Network Execs Told Stacy London 'No One Would Watch' Her Next 'Unsexy' Show. Then She Realized How Much Impact She Could Have as an Entrepreneur.
Here's the story of how London let go of who she was to become who she is.
I had a long, successful career in television. It began with my show What Not to Wear in 2003 and ran strong for 15 years. Then I got older. I reached menopause, and my perspective changed. Instead of talking about style, I wanted to talk about aging — to alleviate the shame and embarrassment so many women feel. So I did what I'd done many times before: I pitched a TV show about it. And it did not go well.
Networks told me the idea was unsexy and that nobody would watch. I felt like they were talking about me as well — that I was now past my prime. I felt worthless and stripped of my long-held identity as a public personality. But I clung to it anyway; I couldn't let go of this old idea of who I was. And as a result, I nearly missed the chance to transform myself and reveal a new passion as an entrepreneur.
This experience taught me something important: You have to let go of who you were to become who you are. I used to say that to people all the time. Then I discovered how hard it is to do, but how rewarding it can be, too. I became the owner and CEO of a company called State of Menopause, which makes products to help women manage the symptoms. It's the mission I wanted to bring to TV — and now I know that there is more than one way to fulfill a mission.
Here's how I nearly passed up this opportunity, and what carried me through.
State of Menopause was created in 2019 and initially asked me to be a beta tester. I was so thrilled that this brand paid attention to the symptoms I'd been suffering, and I developed a real passion for it — so much so that in 2020, when its parent company decided to sell the brand, they asked if I wanted it.
I hesitated. Then I thought about it a lot during the pandemic, when I had the time to sit with myself and ask questions. I don't want to be that person who holds on to an old version of themselves, I told myself. But I struggled to let go…until I asked myself the question that changed my perspective. It was this: What is my kernel of truth?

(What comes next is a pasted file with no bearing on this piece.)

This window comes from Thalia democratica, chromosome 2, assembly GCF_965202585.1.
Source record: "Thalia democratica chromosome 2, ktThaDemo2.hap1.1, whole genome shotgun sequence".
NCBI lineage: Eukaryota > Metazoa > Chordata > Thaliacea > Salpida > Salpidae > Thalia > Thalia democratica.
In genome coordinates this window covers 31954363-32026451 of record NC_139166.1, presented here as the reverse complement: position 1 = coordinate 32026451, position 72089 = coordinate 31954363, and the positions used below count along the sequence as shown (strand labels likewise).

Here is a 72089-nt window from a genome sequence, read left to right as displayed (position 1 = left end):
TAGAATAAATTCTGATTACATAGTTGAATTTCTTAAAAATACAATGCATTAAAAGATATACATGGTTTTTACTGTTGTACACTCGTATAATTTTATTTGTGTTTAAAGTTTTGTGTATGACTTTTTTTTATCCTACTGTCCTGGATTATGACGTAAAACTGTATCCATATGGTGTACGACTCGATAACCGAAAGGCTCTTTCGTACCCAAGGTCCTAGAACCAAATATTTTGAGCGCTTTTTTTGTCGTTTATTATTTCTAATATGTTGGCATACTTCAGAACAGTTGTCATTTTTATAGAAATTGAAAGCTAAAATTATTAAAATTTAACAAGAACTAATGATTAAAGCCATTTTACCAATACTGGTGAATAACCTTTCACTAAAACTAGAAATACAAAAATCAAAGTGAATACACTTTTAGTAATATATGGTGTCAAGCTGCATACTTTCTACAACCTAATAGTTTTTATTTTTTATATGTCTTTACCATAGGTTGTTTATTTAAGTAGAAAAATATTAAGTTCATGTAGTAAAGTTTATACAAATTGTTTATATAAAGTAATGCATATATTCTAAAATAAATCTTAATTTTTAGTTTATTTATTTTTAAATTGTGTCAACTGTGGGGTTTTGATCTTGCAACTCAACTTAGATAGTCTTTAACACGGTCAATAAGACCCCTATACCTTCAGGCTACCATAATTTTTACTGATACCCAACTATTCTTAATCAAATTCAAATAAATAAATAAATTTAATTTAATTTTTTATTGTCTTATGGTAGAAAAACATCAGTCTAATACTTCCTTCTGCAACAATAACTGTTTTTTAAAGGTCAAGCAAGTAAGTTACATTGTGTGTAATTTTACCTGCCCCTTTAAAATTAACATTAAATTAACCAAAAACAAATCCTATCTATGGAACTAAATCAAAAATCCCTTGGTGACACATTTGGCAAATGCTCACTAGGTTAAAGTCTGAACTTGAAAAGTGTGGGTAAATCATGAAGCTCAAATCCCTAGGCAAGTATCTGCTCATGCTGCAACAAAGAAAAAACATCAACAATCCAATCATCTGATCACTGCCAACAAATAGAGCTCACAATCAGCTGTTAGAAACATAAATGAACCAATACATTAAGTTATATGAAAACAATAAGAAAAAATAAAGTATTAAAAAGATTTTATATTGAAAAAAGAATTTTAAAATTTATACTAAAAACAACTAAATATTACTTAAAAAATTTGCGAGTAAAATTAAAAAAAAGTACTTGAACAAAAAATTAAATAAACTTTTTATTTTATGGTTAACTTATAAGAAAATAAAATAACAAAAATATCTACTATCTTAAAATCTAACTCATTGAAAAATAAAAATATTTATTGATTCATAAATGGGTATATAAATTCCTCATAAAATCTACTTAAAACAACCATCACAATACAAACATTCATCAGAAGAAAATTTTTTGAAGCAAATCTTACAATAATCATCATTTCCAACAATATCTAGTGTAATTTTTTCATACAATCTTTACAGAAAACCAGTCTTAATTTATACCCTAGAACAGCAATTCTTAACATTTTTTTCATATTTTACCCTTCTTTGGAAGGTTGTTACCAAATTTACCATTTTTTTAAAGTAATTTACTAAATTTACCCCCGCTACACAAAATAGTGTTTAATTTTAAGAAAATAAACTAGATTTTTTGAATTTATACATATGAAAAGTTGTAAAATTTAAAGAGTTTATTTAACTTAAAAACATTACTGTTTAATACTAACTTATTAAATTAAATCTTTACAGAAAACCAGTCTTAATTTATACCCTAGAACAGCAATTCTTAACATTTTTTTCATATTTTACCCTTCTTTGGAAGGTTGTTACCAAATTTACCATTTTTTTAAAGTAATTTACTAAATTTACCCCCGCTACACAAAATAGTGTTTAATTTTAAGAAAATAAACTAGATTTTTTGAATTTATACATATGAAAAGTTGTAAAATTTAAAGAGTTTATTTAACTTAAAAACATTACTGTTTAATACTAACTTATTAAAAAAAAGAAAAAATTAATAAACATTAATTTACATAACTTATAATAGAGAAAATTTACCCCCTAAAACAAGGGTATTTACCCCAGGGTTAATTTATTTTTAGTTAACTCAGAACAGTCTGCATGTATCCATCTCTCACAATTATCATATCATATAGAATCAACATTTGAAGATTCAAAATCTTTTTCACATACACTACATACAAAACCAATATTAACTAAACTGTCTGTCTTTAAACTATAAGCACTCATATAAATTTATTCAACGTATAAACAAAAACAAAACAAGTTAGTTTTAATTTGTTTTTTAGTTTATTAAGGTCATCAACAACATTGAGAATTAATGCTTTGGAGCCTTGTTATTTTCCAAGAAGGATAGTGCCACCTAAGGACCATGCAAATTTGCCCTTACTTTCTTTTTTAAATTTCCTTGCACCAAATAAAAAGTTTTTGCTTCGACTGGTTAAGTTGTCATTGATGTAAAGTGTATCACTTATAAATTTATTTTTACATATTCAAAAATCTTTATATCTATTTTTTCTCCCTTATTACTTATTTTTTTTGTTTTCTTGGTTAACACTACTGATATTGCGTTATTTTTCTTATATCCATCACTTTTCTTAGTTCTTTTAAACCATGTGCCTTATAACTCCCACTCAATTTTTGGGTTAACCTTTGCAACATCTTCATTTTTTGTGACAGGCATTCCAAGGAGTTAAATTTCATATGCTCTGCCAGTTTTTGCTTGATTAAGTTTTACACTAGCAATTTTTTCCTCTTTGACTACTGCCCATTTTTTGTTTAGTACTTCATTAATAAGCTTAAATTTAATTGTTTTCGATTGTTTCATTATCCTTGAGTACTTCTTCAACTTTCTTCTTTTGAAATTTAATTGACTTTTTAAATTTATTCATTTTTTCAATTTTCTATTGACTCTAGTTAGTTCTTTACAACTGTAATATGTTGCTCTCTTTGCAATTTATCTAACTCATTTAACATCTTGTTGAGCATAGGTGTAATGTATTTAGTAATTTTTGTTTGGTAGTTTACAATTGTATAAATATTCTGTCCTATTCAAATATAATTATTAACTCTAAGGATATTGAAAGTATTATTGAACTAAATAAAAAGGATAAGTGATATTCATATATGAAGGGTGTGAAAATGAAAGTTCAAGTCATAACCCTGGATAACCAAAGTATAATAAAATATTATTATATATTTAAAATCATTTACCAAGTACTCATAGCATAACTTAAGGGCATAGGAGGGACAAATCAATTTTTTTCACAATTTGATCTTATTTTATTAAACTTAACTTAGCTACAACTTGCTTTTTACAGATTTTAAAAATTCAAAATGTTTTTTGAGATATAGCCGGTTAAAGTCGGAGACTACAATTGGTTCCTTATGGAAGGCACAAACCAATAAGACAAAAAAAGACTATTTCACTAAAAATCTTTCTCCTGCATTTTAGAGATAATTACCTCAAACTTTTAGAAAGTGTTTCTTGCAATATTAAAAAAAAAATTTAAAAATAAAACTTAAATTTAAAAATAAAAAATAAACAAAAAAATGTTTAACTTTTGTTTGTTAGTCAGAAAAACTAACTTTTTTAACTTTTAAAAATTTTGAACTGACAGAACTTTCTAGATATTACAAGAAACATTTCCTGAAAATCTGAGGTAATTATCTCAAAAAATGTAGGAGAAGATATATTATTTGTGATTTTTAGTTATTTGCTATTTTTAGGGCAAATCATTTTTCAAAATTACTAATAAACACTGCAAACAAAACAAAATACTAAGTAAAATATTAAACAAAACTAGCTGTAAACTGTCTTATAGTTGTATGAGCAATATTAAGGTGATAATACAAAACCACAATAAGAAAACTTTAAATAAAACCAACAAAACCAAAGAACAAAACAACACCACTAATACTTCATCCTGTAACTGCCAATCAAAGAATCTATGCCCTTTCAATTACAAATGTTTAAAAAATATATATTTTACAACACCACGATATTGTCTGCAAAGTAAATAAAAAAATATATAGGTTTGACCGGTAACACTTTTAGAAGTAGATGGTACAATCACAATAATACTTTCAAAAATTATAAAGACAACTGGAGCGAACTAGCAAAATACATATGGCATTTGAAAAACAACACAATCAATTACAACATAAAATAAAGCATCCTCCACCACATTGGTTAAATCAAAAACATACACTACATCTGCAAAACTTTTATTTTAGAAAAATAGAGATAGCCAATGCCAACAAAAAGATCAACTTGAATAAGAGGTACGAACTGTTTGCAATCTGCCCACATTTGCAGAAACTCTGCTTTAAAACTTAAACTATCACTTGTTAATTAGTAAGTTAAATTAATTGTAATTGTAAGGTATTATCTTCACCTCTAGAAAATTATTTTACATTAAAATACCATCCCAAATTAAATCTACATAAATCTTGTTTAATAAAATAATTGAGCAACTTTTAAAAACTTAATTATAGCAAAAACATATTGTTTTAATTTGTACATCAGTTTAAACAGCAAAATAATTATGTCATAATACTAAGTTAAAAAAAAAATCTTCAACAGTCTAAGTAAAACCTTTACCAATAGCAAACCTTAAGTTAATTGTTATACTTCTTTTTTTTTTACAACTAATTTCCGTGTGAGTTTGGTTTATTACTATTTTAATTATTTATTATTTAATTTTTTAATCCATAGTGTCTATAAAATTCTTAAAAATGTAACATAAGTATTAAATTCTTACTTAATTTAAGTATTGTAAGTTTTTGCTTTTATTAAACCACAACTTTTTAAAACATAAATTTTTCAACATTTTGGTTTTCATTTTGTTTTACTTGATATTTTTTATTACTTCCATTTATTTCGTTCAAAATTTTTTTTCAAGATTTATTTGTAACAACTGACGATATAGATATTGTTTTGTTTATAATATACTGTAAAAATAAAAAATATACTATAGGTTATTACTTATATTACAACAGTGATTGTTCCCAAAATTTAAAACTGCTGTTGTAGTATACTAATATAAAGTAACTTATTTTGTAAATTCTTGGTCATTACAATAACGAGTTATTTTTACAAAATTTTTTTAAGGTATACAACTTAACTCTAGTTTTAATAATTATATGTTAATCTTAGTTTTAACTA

In other words, what did I already have that I could bring to this new identity? Being CEO would be new. Owning a business would be new. So what wouldn't be new? It was my need to tell a story that, while personal, is also universal. I was going through a massive personal change — and so are State of Menopause's customers. I can relate to them and serve them.
I realized that change doesn't mean fully abandoning what you were. It just means taking the best of you and putting it all to new use. That's when I was able to say yes, and to become CEO.
My hope is that women my age also see new chapters and possibilities for themselves. Yes, there is a secondary grief in saying goodbye to youth. But as we live longer, we will be "older" for a lot more time than we'll be "young." You can call it transformation or change — but whatever it is, it can be a time of infinite possibility. I say, lean into the existential crisis. What feels like a midlife crisis can become a midlife renaissance, so long as you can look at things like success, failure, adversity, and luck as all the same thing: experience.
Taking on this company meant leaving a version of me behind so a new one could exist. But the way I see it now, I've already had a few careers in my life. Why stop growing?
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